We will now say Good buy for ever to College life and associates and transfer ourselves to the deck of the good ship Angola which was a steel vessel built regardless of cost specially for West Coast trade used both steam and sail, classed A1 at Lloyd's and was the Commodore boat of many ships owned by Hatton and Cooksons an old and rich firm of traders in fact by far the largest and Richest on the West Coast. Their cphere of influence extended from Bonny Brass old Calabar also up the Niger River as far as trade had any influence. Also all coast ports along Cameroons, etc., embracing Balanga, Eloby Island, Gaboon, exactly under the equator, Ogowe River, later explored by Count de Brazza, whom I often met when older.*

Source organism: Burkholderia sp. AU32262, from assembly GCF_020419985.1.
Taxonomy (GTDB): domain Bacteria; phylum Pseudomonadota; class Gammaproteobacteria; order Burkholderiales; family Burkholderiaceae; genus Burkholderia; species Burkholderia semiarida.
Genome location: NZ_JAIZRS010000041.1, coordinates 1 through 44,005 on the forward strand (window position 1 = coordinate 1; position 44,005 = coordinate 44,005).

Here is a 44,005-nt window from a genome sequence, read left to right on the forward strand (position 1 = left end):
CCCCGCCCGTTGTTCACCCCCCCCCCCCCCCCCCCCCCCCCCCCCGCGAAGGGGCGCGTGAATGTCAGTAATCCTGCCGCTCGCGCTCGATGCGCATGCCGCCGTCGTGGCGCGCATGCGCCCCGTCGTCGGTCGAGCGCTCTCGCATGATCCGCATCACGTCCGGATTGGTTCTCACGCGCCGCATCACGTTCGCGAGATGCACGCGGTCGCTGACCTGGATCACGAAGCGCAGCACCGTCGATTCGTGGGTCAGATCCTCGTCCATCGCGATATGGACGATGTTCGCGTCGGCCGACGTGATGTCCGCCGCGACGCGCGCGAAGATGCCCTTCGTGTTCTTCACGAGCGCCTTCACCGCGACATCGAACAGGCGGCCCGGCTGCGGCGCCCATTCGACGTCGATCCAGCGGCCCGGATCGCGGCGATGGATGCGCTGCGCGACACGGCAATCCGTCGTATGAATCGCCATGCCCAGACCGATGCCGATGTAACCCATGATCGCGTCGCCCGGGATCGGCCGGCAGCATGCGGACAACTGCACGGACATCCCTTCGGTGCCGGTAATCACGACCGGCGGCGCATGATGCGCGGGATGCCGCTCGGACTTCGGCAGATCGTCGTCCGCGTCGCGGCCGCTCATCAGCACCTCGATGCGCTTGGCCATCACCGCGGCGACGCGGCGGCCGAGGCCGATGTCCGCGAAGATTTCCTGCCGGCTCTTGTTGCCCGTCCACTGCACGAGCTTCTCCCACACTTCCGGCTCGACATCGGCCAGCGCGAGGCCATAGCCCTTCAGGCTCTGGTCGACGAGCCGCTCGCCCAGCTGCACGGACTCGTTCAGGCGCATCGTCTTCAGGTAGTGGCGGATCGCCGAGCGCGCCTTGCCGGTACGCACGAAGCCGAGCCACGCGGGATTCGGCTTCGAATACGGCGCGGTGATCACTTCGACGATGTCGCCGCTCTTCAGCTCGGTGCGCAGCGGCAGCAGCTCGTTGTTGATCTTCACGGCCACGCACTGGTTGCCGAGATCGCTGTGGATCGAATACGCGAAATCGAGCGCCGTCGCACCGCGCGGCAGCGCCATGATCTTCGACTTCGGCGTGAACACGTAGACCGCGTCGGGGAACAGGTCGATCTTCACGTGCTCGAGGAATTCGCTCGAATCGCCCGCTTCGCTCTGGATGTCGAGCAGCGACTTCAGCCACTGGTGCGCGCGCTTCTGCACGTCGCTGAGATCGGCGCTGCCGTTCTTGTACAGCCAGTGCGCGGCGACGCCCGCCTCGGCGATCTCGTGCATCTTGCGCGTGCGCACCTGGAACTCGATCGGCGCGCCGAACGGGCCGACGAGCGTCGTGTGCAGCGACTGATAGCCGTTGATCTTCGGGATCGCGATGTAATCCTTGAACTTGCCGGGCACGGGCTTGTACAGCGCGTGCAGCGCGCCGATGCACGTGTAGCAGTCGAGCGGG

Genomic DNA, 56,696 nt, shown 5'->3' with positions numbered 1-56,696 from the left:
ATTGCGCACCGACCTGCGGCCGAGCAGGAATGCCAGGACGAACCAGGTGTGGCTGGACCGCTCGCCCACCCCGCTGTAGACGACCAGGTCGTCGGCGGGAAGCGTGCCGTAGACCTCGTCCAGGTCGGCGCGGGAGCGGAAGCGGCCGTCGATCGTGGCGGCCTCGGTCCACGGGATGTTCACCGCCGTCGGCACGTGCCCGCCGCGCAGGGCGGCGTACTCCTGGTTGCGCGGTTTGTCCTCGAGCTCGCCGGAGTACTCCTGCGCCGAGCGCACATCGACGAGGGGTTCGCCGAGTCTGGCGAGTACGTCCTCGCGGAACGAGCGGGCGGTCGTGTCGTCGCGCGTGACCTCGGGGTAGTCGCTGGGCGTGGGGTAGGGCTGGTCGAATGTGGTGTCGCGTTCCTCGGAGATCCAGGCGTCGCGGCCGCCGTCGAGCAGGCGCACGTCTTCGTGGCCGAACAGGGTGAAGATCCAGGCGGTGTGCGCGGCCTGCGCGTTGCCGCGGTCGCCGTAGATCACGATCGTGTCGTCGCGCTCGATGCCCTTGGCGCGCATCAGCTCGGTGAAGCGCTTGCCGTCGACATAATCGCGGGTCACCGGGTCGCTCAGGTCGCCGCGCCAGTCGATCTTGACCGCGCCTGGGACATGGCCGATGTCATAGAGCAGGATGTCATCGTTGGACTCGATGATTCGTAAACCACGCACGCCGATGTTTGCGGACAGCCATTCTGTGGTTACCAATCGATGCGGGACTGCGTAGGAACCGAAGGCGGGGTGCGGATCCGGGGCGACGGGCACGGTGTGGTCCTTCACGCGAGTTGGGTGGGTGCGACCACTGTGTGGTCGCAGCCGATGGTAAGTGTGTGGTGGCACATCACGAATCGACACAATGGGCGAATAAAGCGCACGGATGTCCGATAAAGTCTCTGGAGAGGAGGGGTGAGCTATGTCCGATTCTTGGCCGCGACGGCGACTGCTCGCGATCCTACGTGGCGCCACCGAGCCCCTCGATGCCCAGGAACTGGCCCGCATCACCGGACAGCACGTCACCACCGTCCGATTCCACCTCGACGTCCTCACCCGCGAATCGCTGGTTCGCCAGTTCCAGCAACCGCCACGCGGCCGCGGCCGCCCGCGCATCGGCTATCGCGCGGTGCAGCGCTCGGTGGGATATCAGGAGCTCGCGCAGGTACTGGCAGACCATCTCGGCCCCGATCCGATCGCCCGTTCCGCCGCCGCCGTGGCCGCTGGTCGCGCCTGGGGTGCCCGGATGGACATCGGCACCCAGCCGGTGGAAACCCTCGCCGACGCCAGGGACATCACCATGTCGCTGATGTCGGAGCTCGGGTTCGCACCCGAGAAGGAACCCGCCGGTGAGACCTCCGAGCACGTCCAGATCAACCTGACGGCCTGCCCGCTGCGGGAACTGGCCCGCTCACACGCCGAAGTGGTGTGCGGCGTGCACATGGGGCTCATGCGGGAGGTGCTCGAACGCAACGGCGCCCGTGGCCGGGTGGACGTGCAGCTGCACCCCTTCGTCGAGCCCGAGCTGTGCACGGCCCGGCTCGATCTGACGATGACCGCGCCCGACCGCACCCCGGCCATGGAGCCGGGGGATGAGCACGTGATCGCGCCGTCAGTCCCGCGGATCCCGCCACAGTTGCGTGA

*It is obvious that in his narrative Mr. Horn has run all his experiences together with only a vague reference to date. My impression is that he arrived on the West Coast about 1871 or -72 at the age of eighteen. That he spent more years than he can now remember in learning the rubber and ivory trade, both as a clerk and in actual travel on the rivers, and that at the time he met de Brazza he would be about twenty-three or twenty-four and well away from boyhood. In a man who has never spent more than a few years in one spot and who is now looking back over a crowded vista of half a century, this vagueness is hardly to be wondered at. Still less if we remember how elusive a date can be, even in a well-ordered house lived in for a life-time.